How to Value and Sell Your Electrical Contracting Business

By Sunbelt Business Advisor, Richard Jahnke. Featured in Electrical Association Newsletter.

Why would you sell? Perhaps you are bored with the daily routine. The industry may have changed in ways you don’t want to have to accommodate. You may want to retire, but there are no family members who are ready or willing to step into your job. Key managers might not share your vision of the future. With interest rates at historical lows, the company may be well-positioned for a lucrative sale.

It may be tempting to save the sales commission by marketing the business yourself, but a professional intermediary will be more prepared to get the deal done. You are unlikely to get the best deal if you do it yourself because your judgments about the value of your business are clouded by your emotional and financial investment. You don’t have the necessary contacts to locate qualified buyers or the background to deal with the legal, tax, accounting and regulatory issues you will face. Most important, you can’t broker a sale and run the business, too.

How To Value and Sell Your Electrical Contracting Business Pricing Your Business. Businesses are valued on a multiple of the bottom line profit. The math is simple, pick a number between 3 and 5, use that multiplier times your bottom line profit. With a few calculator key strokes, you’ve established your starting price point. The number you arrive at using the multiple-of-earnings approach usually covers the selling price of all business assets excluding cash and accounts receivable. Your broker will help you adjust your profit and multiplier and certainly it will be a point of negotiation with your buyer.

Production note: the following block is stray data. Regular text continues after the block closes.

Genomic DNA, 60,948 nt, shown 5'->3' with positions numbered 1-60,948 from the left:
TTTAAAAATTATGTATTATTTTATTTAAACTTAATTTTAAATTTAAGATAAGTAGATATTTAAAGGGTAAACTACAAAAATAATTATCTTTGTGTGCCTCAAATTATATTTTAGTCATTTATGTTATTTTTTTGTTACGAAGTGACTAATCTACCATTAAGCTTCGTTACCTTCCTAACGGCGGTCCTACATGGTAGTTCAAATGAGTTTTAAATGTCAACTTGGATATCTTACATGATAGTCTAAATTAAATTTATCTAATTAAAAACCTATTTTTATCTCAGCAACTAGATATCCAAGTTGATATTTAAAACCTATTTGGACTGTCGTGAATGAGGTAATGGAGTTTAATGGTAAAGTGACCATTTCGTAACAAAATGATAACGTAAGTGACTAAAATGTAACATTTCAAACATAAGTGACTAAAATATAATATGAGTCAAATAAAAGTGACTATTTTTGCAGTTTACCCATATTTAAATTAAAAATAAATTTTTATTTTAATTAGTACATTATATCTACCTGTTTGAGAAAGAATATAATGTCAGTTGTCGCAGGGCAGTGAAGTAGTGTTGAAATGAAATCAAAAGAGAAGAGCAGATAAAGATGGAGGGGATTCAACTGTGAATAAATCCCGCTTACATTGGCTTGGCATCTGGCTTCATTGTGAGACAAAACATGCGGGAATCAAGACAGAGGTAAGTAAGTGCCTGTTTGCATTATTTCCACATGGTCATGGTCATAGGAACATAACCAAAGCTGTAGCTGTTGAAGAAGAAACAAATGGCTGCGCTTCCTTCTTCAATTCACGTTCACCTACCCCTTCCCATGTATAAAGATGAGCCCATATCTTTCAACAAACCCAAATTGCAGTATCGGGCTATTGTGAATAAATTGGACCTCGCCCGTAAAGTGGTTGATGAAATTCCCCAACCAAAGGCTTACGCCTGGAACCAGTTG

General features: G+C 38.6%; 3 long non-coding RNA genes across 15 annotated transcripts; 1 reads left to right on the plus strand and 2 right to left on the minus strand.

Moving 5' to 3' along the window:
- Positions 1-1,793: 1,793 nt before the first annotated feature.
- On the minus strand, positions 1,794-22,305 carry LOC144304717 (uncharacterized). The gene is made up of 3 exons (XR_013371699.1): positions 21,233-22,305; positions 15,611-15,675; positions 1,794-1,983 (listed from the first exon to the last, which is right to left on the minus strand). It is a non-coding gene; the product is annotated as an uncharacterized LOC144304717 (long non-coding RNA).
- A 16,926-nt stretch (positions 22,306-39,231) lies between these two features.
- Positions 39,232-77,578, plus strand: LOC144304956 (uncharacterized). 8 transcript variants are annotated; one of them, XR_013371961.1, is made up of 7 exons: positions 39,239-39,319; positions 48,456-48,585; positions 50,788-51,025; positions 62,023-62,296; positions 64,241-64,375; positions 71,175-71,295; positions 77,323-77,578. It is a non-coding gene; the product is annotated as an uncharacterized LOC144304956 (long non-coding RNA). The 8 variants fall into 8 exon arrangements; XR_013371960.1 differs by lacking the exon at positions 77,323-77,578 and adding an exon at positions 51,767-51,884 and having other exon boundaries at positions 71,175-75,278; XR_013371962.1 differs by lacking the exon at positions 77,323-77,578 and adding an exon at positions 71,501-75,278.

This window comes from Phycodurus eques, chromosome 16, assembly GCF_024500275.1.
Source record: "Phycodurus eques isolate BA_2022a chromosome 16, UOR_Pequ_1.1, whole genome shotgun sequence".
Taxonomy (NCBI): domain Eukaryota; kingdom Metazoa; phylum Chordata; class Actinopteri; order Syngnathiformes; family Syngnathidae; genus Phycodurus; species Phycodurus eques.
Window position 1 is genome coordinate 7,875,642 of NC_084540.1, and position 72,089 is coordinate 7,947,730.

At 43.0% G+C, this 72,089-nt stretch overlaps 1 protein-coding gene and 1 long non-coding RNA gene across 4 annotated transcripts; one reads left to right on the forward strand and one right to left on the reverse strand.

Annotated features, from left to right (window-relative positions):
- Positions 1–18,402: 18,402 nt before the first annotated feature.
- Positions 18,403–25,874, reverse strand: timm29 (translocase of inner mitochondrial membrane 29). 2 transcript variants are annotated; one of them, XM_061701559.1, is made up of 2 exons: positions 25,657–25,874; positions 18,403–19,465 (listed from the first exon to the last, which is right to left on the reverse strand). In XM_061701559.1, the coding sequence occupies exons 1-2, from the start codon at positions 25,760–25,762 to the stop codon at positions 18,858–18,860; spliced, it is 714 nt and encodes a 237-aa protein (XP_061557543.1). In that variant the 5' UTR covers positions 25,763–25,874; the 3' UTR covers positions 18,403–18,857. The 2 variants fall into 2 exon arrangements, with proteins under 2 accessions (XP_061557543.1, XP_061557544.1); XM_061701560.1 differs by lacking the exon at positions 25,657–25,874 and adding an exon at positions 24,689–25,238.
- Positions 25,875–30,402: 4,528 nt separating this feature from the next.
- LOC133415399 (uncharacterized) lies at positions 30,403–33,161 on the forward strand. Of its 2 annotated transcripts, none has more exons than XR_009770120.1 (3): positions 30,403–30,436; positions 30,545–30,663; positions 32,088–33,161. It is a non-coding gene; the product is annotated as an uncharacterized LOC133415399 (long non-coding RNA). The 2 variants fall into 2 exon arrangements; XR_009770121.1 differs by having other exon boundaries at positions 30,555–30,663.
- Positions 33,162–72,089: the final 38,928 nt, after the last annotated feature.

Electrical Contractors completing large projects often have to wait 60 to 90 days (often much longer) to receive final payment. This creates a problem for transitioning the business to a buyer. The buyer will have to cover business expenses of payroll, rent, material purchases, etc. starting day 1 after closing. The buyer may need “gas in the tank” which brings us to the concept of “net working capital”. In accounting terms, net working capital is defined as the difference between a company’s current assets, such as cash, accounts receivable (customers’ unpaid bills), and inventories of raw materials and finished goods, and its current liabilities, such as accounts payable. The deal structure may require some accounts receivable included in the sale to fund the gap before the buyer generates enough cash flow to sustain the operations.

Remember that buyers want to do more than take over a success story. They want ideas on how they can direct a new, even more exciting chapter for the business. By presenting such ideas for the future, including ways to overcome challenges, you can inspire the buyer to see the upside potential for your business. Email Richard at Sunbelt Business Advisors is a Product Service Member of the Electrical Association. Richard Janke is a Business Broker at Sunbelt Business Advisors. He is an expert in working with Electrical Contractors and in other industries. (adapted from article in “Electrical Contractor Magazine”)

The Sunbelt Business Advisors Minneapolis office is the largest office in the Sunbelt network with a staff of over 50 advisors, associates, analysts, and business development representatives. In 2021 the firm was recognized by the International Business Brokers Association as the #1 firm in the country and the first firm in history to sweep all three first-in class awards. Sunbelt provides services to business owners interested in selling their businesses, assistance with merger and acquisition activities, complimentary business value assessments, and advice to business owners seeking to maximize their life’s work when they exit. The firm provides business brokerage and mergers & acquisitions services for companies with revenues from $500,000 to $150 million. More information is available at (<Under $5 million revenue) and ($5 – $150 million in revenue).